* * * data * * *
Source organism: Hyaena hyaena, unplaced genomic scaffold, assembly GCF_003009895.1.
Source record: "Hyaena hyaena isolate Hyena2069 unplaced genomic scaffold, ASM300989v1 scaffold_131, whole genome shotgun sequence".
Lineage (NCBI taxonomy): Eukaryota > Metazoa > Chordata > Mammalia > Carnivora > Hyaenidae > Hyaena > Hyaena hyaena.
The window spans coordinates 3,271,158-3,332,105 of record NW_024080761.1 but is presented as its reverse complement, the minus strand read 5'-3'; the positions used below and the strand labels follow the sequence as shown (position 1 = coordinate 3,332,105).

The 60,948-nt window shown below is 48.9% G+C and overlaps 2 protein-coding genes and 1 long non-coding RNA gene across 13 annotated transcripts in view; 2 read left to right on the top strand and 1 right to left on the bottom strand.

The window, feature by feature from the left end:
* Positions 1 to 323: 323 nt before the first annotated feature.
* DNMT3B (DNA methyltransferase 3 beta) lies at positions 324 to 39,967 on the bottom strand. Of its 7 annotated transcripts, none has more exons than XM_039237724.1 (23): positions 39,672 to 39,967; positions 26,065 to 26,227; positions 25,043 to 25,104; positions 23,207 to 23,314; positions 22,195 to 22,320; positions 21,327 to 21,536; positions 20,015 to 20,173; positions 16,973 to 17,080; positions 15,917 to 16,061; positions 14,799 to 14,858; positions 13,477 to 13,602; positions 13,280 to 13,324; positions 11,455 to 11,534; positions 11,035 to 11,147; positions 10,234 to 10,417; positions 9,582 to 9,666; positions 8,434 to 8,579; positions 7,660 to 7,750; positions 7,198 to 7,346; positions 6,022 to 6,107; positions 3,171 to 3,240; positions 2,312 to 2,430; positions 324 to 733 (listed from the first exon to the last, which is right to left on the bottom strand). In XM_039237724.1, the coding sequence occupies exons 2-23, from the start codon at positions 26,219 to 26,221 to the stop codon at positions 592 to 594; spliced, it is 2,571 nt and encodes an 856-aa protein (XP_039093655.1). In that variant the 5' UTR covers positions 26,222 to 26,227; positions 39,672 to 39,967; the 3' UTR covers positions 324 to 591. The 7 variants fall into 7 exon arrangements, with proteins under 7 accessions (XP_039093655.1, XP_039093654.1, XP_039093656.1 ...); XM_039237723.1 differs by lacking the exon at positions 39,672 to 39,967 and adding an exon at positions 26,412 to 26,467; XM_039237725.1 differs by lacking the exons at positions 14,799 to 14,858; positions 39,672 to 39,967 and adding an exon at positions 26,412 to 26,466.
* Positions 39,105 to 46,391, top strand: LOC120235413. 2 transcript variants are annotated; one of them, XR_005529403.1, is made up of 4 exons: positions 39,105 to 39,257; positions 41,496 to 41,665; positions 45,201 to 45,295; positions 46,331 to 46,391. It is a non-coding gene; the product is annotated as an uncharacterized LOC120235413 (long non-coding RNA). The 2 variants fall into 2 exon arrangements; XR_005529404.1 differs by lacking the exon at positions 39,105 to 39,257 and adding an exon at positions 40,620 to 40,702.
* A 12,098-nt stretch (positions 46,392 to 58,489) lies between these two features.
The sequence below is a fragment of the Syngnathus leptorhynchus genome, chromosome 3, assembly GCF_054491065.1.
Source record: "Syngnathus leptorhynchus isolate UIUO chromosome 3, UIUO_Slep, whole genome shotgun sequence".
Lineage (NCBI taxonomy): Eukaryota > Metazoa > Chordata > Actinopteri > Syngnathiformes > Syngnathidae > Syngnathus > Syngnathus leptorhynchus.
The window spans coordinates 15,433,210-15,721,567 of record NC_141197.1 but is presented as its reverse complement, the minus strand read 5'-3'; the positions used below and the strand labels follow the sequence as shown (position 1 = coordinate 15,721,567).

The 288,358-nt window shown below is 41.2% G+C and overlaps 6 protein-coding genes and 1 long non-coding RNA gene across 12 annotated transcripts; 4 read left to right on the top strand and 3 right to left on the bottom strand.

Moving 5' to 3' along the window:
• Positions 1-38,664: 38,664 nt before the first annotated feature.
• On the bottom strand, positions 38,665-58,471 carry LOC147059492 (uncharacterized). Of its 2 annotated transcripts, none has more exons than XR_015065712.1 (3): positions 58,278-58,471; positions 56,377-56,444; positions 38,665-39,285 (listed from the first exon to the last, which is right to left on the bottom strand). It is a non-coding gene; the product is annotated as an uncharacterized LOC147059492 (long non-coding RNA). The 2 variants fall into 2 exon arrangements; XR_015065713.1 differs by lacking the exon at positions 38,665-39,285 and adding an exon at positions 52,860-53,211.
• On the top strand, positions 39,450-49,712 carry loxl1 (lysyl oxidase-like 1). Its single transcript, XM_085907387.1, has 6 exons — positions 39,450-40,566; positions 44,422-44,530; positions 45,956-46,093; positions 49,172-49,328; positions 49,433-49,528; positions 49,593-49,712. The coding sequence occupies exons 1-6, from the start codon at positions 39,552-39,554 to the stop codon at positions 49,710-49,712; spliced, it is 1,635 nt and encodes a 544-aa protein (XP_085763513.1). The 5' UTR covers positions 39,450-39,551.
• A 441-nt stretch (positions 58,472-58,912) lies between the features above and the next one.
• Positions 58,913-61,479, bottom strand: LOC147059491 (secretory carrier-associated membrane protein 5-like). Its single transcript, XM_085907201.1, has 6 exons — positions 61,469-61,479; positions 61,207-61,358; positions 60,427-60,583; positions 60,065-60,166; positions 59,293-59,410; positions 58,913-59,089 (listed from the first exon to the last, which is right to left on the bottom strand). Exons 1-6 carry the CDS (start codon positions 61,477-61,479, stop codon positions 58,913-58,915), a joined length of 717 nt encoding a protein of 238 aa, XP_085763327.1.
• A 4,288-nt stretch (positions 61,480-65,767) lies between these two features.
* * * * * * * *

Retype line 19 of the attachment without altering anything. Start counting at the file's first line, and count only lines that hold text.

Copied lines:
• On the top strand, positions 39,450-49,712 carry loxl1 (lysyl oxidase-like 1). Its single transcript, XM_085907387.1, has 6 exons — positions 39,450-40,566; positions 44,422-44,530; positions 45,956-46,093; positions 49,172-49,328; positions 49,433-49,528; positions 49,593-49,712. The coding sequence occupies exons 1-6, from the start codon at positions 39,552-39,554 to the stop codon at positions 49,710-49,712; spliced, it is 1,635 nt and encodes a 544-aa protein (XP_085763513.1). The 5' UTR covers positions 39,450-39,551.